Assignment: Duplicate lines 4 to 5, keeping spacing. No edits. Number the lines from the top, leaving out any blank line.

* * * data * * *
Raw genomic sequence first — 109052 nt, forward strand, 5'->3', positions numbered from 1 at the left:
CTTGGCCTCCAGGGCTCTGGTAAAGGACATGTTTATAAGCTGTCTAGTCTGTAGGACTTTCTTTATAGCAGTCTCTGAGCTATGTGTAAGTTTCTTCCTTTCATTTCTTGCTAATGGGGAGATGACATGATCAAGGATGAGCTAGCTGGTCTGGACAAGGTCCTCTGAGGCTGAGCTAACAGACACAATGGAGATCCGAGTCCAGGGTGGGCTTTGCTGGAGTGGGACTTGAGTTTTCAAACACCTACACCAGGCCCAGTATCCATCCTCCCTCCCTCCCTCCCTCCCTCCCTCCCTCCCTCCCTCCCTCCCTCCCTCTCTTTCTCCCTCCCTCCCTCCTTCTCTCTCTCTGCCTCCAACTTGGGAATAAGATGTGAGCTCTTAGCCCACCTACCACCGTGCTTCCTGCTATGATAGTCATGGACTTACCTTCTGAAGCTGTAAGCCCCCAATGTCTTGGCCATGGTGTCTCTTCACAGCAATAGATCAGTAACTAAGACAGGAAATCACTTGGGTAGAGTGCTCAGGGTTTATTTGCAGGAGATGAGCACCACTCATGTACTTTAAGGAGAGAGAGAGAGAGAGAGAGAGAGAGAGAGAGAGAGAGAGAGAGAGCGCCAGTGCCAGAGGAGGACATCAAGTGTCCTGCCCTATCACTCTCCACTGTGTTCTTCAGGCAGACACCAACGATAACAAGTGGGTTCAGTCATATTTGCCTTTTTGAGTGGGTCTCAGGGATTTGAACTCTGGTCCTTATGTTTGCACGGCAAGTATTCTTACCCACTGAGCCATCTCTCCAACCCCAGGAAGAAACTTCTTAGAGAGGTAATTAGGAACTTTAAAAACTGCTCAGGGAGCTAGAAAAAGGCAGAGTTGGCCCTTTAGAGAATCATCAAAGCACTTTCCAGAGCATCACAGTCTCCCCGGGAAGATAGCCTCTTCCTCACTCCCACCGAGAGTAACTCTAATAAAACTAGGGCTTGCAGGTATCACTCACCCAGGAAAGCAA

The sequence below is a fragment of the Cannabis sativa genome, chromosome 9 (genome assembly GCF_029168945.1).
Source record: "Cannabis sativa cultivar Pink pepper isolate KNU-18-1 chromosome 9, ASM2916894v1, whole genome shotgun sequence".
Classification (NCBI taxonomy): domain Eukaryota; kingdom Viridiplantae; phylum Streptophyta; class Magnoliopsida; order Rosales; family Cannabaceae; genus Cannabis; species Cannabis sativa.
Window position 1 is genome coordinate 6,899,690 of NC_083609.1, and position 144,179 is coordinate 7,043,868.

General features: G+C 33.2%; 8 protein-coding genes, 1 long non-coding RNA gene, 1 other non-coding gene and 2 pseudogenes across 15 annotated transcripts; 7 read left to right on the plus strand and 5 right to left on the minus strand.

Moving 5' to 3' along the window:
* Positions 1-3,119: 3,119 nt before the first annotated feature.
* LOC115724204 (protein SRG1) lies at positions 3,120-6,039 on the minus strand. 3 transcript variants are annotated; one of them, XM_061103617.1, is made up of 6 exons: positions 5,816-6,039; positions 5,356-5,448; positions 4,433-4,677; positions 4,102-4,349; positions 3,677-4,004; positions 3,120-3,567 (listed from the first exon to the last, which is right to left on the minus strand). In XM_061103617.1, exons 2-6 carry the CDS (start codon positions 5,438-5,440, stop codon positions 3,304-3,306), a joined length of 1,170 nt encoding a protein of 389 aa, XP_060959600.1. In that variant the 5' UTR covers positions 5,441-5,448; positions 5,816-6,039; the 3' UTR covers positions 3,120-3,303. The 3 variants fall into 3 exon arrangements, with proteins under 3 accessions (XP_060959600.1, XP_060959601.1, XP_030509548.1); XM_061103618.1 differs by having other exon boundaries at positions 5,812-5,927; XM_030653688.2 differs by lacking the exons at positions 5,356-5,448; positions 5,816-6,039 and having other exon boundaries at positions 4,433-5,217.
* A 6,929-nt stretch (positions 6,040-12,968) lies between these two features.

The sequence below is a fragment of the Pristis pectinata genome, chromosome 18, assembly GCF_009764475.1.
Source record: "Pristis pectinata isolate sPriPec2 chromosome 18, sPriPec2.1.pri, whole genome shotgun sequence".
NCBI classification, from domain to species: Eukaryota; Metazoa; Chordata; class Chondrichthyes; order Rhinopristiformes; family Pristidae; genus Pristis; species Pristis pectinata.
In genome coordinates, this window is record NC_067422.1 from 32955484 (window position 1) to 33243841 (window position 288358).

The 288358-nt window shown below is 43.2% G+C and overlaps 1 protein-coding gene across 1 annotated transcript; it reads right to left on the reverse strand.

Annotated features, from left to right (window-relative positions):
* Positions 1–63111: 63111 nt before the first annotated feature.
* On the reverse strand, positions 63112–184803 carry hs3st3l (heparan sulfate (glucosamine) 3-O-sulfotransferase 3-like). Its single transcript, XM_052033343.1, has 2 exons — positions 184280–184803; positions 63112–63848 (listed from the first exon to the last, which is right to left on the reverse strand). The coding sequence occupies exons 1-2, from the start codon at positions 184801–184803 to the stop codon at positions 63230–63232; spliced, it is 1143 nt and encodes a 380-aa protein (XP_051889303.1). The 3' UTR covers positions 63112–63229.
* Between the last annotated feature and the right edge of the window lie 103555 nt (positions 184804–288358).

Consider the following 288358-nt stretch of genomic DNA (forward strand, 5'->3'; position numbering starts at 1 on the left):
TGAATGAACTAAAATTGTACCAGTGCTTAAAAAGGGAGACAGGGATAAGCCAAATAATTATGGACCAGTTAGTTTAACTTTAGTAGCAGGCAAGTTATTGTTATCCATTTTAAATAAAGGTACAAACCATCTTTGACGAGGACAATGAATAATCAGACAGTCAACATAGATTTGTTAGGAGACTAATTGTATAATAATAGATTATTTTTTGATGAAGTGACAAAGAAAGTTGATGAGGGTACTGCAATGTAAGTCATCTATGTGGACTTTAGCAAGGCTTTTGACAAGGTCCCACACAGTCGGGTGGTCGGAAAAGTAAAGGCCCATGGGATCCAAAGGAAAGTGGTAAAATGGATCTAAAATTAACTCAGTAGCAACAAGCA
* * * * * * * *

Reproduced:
Source record: "Cannabis sativa cultivar Pink pepper isolate KNU-18-1 chromosome 9, ASM2916894v1, whole genome shotgun sequence".
Classification (NCBI taxonomy): domain Eukaryota; kingdom Viridiplantae; phylum Streptophyta; class Magnoliopsida; order Rosales; family Cannabaceae; genus Cannabis; species Cannabis sativa.